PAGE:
Interviewer: And so, by taking together the results of the test with the results of this clinical support tool, you can modify somebody's drug regimen based on what you think will be least likely to have adverse reactions for that patient?
Dr. Brixner: Yes, that is ultimately the idea, and that, again, comes back to the idea of the clinical pharmacist, and the role that the clinical pharmacist can play in actually interpreting the results of the clinical decisions support tool with the provider and the patient, to then make the appropriate modifications in their therapy regimens so that the patient gets the best benefit with the least exposure to adverse events.
Interviewer: So you got some really striking results from this study.
Dr. Brixner: What we found was that, in the group that was tested, there were significantly lower emergency department visits and hospitalizations than in the group that was matched and not tested. What's interesting is that we also saw actually an increase of outpatient visits in the patients that were tested, which was counterintuitive at the outset. However, when you think about it, in fact, these results make a lot of sense. If patients are tested upfront, it's likely that patients would come in to the provider and have additional outpatient visits then, not only to review the results, but make any appropriate changes to their therapeutic regimens.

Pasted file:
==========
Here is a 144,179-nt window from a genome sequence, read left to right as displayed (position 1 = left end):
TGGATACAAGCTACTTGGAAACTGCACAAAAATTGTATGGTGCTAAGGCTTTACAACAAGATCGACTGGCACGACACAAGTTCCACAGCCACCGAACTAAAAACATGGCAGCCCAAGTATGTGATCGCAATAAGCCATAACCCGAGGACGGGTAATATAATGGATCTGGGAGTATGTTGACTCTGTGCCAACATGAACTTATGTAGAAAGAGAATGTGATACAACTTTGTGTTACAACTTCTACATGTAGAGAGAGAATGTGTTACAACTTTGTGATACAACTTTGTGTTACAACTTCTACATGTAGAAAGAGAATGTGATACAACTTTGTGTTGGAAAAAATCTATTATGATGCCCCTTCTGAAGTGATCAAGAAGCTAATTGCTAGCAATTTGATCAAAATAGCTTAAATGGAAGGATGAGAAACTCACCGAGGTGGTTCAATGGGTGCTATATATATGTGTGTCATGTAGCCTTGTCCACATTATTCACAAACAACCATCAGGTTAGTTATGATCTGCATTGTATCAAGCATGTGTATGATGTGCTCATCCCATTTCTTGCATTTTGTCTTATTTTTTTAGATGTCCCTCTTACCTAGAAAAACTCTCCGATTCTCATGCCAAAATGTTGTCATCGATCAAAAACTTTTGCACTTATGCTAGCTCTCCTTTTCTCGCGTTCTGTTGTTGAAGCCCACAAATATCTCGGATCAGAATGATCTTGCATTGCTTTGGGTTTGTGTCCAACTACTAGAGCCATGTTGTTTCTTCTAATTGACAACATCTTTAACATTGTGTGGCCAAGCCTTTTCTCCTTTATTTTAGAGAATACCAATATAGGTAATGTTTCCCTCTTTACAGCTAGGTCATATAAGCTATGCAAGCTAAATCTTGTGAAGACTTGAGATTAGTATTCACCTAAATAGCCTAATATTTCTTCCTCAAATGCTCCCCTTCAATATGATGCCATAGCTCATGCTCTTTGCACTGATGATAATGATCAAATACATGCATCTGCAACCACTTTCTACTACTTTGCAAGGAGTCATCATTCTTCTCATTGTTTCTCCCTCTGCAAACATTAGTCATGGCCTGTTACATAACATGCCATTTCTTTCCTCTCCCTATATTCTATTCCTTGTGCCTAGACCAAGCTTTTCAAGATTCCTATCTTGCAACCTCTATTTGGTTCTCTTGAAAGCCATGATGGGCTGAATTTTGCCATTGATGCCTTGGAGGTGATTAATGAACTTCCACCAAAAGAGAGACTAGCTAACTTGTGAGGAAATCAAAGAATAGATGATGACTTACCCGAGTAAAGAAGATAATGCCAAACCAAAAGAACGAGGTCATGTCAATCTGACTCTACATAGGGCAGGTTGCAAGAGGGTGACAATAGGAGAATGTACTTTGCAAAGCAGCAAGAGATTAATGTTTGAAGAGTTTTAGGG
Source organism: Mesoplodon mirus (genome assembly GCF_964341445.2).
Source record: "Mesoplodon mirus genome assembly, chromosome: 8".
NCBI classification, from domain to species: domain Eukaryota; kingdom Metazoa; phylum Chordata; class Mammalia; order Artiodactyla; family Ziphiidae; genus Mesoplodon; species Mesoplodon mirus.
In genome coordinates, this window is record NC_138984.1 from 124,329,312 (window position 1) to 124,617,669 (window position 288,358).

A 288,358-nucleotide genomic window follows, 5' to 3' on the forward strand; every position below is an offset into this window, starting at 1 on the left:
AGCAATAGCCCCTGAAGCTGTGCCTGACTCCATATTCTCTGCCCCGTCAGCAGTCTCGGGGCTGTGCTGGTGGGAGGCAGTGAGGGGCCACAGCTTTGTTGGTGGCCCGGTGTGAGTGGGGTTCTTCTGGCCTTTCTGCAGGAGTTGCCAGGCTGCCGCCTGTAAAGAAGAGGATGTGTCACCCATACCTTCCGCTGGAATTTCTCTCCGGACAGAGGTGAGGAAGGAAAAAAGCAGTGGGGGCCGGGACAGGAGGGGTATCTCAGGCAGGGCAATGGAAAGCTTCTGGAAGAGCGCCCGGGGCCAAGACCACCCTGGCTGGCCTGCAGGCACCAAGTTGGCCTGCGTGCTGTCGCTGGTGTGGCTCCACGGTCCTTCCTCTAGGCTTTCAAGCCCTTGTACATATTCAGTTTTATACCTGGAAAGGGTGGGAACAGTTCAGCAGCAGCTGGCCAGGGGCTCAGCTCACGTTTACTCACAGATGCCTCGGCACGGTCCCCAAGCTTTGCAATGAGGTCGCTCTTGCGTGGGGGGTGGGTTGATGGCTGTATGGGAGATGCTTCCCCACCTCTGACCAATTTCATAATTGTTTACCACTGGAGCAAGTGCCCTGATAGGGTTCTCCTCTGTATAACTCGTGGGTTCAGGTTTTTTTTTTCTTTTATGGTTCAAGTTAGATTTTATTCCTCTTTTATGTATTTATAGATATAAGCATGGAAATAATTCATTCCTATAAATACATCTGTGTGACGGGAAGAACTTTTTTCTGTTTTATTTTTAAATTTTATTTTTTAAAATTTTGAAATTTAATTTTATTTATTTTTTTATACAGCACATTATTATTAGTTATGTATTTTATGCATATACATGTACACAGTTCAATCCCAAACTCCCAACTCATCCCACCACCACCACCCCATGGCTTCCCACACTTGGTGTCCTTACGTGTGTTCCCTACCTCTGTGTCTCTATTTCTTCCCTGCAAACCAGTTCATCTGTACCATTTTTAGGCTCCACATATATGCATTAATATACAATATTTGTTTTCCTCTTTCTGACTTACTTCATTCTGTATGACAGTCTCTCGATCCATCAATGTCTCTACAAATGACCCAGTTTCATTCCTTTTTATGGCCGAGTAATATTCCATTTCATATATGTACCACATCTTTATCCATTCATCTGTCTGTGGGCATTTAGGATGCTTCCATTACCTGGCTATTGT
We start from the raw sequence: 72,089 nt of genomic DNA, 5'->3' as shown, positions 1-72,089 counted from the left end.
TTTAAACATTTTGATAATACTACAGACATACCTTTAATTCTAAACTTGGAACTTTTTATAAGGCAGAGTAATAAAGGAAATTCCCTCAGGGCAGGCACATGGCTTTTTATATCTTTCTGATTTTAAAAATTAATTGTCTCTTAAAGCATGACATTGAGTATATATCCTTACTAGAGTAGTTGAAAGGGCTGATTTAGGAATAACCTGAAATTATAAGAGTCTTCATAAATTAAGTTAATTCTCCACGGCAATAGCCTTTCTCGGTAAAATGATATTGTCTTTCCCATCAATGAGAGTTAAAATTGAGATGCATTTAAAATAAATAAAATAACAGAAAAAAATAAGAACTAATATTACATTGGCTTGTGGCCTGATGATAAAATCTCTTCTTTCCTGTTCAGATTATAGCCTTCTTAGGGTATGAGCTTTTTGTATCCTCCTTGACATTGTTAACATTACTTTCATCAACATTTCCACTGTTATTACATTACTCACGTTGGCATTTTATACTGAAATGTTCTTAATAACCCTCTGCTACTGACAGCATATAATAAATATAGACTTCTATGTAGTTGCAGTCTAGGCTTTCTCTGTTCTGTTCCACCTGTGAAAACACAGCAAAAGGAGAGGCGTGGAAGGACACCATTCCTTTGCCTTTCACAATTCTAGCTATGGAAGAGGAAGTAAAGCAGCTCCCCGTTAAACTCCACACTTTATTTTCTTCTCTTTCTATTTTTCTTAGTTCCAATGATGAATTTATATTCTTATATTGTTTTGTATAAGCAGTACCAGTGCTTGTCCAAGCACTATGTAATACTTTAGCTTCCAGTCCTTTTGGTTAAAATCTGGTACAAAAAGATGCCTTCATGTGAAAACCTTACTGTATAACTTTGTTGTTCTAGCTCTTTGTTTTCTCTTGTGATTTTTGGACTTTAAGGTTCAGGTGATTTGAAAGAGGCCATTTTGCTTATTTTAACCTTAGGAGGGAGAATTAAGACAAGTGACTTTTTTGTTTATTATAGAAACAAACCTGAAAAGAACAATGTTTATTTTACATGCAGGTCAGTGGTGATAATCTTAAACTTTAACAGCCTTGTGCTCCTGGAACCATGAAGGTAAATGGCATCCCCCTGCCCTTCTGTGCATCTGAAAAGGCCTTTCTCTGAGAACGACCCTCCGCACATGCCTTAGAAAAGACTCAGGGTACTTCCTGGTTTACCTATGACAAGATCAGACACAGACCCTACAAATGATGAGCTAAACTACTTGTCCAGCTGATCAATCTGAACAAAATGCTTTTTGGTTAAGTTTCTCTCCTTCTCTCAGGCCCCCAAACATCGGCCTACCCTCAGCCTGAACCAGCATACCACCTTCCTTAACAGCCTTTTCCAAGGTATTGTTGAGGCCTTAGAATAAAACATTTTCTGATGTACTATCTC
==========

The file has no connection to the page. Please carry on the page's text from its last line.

Interviewer: And the decrease in hospitalizations and emergency department visits that you saw actually took place over a pretty short follow-up period, right?
Dr. Brixner: Yeah, that's a very interesting point to bring up. Our study looked at a four-month follow-up. And, in fact, we are now currently looking at extended data out to nine months, and we would anticipate that the impact of the savings would be even greater at nine months out to a year, granted there is a point where there are no additional savings. But the other interesting point is that you only need to be tested once, and this information then can be put into the elderly patients file, and then as they bring on new drugs, or change drugs going forward through the rest of their life, this information can be used to guide appropriate treatment.
Interviewer: And you talked about savings. You mean costs savings?